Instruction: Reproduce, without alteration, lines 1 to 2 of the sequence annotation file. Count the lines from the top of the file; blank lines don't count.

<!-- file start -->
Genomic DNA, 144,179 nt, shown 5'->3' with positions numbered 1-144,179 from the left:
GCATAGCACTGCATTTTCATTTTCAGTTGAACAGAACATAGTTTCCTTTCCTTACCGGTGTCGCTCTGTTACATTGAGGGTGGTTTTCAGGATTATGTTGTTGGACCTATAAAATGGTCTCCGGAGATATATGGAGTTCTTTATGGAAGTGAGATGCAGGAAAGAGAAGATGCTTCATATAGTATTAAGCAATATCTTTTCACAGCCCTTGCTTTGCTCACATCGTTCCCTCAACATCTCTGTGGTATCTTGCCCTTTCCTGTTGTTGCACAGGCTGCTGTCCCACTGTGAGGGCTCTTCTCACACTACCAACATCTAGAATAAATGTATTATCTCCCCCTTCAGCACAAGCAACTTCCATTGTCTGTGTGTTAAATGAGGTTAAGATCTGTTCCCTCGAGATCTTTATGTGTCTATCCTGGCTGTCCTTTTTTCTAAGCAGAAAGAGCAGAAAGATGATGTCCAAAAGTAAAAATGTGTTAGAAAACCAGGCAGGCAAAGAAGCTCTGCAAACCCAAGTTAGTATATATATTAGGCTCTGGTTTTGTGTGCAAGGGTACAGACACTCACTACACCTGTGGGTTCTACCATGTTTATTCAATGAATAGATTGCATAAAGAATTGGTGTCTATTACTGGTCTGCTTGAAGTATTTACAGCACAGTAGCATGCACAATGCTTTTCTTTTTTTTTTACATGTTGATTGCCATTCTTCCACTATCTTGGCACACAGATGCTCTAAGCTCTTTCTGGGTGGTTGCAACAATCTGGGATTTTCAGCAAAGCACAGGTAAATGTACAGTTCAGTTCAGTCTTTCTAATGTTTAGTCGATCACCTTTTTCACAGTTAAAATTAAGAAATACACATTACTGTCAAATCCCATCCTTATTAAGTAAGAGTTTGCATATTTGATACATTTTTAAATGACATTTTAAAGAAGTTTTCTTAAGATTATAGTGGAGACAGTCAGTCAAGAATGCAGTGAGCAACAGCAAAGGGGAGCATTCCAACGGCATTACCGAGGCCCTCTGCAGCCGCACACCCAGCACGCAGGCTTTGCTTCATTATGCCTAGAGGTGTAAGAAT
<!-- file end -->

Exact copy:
Genomic DNA, 144,179 nt, shown 5'->3' with positions numbered 1-144,179 from the left:
GCATAGCACTGCATTTTCATTTTCAGTTGAACAGAACATAGTTTCCTTTCCTTACCGGTGTCGCTCTGTTACATTGAGGGTGGTTTTCAGGATTATGTTGTTGGACCTATAAAATGGTCTCCGGAGATATATGGAGTTCTTTATGGAAGTGAGATGCAGGAAAGAGAAGATGCTTCATATAGTATTAAGCAATATCTTTTCACAGCCCTTGCTTTGCTCACATCGTTCCCTCAACATCTCTGTGGTATCTTGCCCTTTCCTGTTGTTGCACAGGCTGCTGTCCCACTGTGAGGGCTCTTCTCACACTACCAACATCTAGAATAAATGTATTATCTCCCCCTTCAGCACAAGCAACTTCCATTGTCTGTGTGTTAAATGAGGTTAAGATCTGTTCCCTCGAGATCTTTATGTGTCTATCCTGGCTGTCCTTTTTTCTAAGCAGAAAGAGCAGAAAGATGATGTCCAAAAGTAAAAATGTGTTAGAAAACCAGGCAGGCAAAGAAGCTCTGCAAACCCAAGTTAGTATATATATTAGGCTCTGGTTTTGTGTGCAAGGGTACAGACACTCACTACACCTGTGGGTTCTACCATGTTTATTCAATGAATAGATTGCATAAAGAATTGGTGTCTATTACTGGTCTGCTTGAAGTATTTACAGCACAGTAGCATGCACAATGCTTTTCTTTTTTTTTTACATGTTGATTGCCATTCTTCCACTATCTTGGCACACAGATGCTCTAAGCTCTTTCTGGGTGGTTGCAACAATCTGGGATTTTCAGCAAAGCACAGGTAAATGTACAGTTCAGTTCAGTCTTTCTAATGTTTAGTCGATCACCTTTTTCACAGTTAAAATTAAGAAATACACATTACTGTCAAATCCCATCCTTATTAAGTAAGAGTTTGCATATTTGATACATTTTTAAATGACATTTTAAAGAAGTTTTCTTAAGATTATAGTGGAGACAGTCAGTCAAGAATGCAGTGAGCAACAGCAAAGGGGAGCATTCCAACGGCATTACCGAGGCCCTCTGCAGCCGCACACCCAGCACGCAGGCTTTGCTTCATTATGCCTAGAGGTGTAAGAAT